Thyroid Peroxidase (TPO) Antibody: Over30 kIU/L indicates that the body is making an abnormal number of antibodies against TPO. TPO is an enzyme found in the thyroid gland and helps to produce thyroid hormones. TPO antibodies are the most common elevated antibodies seem in Hypothyroidism.
Thyroglobulin (Tg) Antibody: Over40kIU/L indicates that the body is making an abnormal number of antibodies against Tg. Thyroglobulin is a protein made by the thyroid gland.
I have tested positive for antibodies- what do I do?
If your blood tests have come back positive for thyroid antibodies, there are a variety of things that can be done. First and foremost, the 7 triggers (listed above) that can cause the progression to autoimmune disease but be removed or limited and leaky gut needs to be addressed. We will save the leaky gut discussed for part 2 of this series, and focus on the triggers.
Removing autoimmune disease triggers from your life:
1. Ditch the western diet. Focus on whole foods that are high in nutrients and low in sugars, trans fats and other additives and preservatives. Think lots of green vegetables, wild caught fish, grass fed beef, organic pastured chicken and starchy vegetables like squash, beets and sweet potatoes. Gluten, dairy, legumes and grains can be problematic for people suffering with thyroid antibodies. In the fall of 2020 my book will be released focusing on a Thyroid Healing Diet and is a step by step guide on how to easily adopt a the Thyroid Healing Diet as well as addressing all the other factors needed to heal the thyroid naturally!
2. Assess your chemical exposure and reduce as much as possible. Do you use conventional cleaning products? Switch to DIY natural cleaners or cleaning products found at the health food store. Does your shampoo, soap or laundry detergent contain perfumes or other chemicals? Find natural alternatives at stores like Whole foods, your local health food store or online. Do you eat conventional meat, dairy and produce? Check out the Environmental Working Group Dirty Dozen (www.ewg.org) and focus on choosing the organic option for the heavily sprayed foods. If you don’t have access to organic meat and dairy, limiting your intake of these foods will significantly reduce your toxic body burden.
3. If you have suffered with chronic strep throat or have had trouble fighting off infections and often feel sick, consider meeting with and ND or functional Medicine Doctor to explore if a chronic low grade infection could be at the root cause of why you have developed an autoimmune disease.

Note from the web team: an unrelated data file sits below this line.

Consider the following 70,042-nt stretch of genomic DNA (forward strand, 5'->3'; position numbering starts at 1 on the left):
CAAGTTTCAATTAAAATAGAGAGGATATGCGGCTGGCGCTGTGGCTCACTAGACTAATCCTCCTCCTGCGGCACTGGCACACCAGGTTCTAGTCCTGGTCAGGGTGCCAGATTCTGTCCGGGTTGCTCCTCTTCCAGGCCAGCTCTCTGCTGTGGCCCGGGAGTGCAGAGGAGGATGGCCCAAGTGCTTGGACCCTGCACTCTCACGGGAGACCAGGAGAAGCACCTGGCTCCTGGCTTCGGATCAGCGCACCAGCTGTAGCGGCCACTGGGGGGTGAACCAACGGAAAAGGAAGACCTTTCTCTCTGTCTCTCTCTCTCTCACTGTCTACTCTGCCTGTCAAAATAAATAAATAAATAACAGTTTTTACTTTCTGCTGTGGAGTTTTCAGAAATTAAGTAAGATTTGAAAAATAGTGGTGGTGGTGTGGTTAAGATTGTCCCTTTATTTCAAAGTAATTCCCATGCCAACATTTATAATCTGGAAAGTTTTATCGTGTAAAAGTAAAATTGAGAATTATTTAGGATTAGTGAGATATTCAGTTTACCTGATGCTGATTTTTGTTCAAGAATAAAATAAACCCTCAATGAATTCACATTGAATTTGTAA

4. Do you feel like you are always worrying? Are you “wired but tired?” or feel like you cannot turn off? Stress can be a major factor in the development of autoimmunity and needs to be addressed to fully heal. Optimizing sleep can be life changing (aiming for at least 7 hours a night). Other simple stress busters can be deep breathing, mindfulness meditation and spending time outdoors.
5. Exposure to radiation can come in many forms, however EMFs (Electromagnetic Fields) are a major source of radiation these days. If you haven’t heard of EMFs, it is the radiation that comes from telephone wires, smart phones, computers etc. By simply keeping TVs, smart phones and modems out of our bedrooms we can reduce our exposure but there are many other ways to lessen the load. Check out https://www.emfscientist.org/ if you are interested in learning more.
6. If you have used Advil or other NSAIDs for years for pain management, or if you have been on the birth control pill for many years- if may be contributing to the development of antibodies. Other types of medications, used long term can also cause leaky gut-and perpetuate the autoimmune response. Speak to your doctor about alternatives or find a doctor that is willing to have a discussion about this with you.
7. Although most thyroid supplements currently on the market contain iodine, once antibodies have developed in the body, iodine can increase their levels. Iodine is often referred to the “goldilocks” nutrient. Not enough can cause hypothyroidism, but too much iodine may also cause autoimmune hypothyroidism. If you have antibodies (unless you are pregnant) I generally suggest limiting iodine until your antibodies are significantly reduced and then slowly adding it back into your diet or supplement regimen.
In the next part of my series on lowering thyroid antibodies naturally, I will discuss key steps of healing leaky gut- including addressing Small Intestinal Bacterial Overgrowth (SIBO).
Please feel free to comment with questions below!